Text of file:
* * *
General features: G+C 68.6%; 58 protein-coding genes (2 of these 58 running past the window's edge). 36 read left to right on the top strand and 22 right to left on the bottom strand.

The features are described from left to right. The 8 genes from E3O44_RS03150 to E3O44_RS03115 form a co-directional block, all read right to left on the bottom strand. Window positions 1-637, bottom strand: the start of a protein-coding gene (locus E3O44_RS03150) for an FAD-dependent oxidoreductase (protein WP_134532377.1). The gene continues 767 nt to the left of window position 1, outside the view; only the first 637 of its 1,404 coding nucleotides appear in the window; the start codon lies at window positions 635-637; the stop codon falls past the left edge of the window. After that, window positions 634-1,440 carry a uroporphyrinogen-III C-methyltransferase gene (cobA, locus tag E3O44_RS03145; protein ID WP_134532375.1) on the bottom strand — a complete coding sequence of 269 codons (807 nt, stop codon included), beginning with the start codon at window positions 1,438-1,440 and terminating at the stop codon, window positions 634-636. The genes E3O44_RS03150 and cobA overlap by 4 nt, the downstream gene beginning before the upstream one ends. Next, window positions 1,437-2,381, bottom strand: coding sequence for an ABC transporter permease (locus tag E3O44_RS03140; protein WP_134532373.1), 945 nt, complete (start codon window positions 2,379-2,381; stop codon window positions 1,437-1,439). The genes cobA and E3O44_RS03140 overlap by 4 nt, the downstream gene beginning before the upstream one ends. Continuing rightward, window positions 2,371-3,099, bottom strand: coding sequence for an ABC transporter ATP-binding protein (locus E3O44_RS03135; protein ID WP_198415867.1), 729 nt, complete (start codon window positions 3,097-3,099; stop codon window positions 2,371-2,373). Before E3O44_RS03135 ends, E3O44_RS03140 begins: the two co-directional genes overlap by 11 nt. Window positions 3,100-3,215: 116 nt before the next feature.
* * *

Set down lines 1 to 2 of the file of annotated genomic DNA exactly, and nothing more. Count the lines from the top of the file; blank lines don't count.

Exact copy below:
General features: G+C 68.6%; 58 protein-coding genes (2 of these 58 running past the window's edge). 36 read left to right on the top strand and 22 right to left on the bottom strand.

The features are described from left to right. The 8 genes from E3O44_RS03150 to E3O44_RS03115 form a co-directional block, all read right to left on the bottom strand. Window positions 1-637, bottom strand: the start of a protein-coding gene (locus E3O44_RS03150) for an FAD-dependent oxidoreductase (protein WP_134532377.1). The gene continues 767 nt to the left of window position 1, outside the view; only the first 637 of its 1,404 coding nucleotides appear in the window; the start codon lies at window positions 635-637; the stop codon falls past the left edge of the window. After that, window positions 634-1,440 carry a uroporphyrinogen-III C-methyltransferase gene (cobA, locus tag E3O44_RS03145; protein ID WP_134532375.1) on the bottom strand — a complete coding sequence of 269 codons (807 nt, stop codon included), beginning with the start codon at window positions 1,438-1,440 and terminating at the stop codon, window positions 634-636. The genes E3O44_RS03150 and cobA overlap by 4 nt, the downstream gene beginning before the upstream one ends. Next, window positions 1,437-2,381, bottom strand: coding sequence for an ABC transporter permease (locus tag E3O44_RS03140; protein WP_134532373.1), 945 nt, complete (start codon window positions 2,379-2,381; stop codon window positions 1,437-1,439). The genes cobA and E3O44_RS03140 overlap by 4 nt, the downstream gene beginning before the upstream one ends. Continuing rightward, window positions 2,371-3,099, bottom strand: coding sequence for an ABC transporter ATP-binding protein (locus E3O44_RS03135; protein ID WP_198415867.1), 729 nt, complete (start codon window positions 3,097-3,099; stop codon window positions 2,371-2,373). Before E3O44_RS03135 ends, E3O44_RS03140 begins: the two co-directional genes overlap by 11 nt. Window positions 3,100-3,215: 116 nt before the next feature.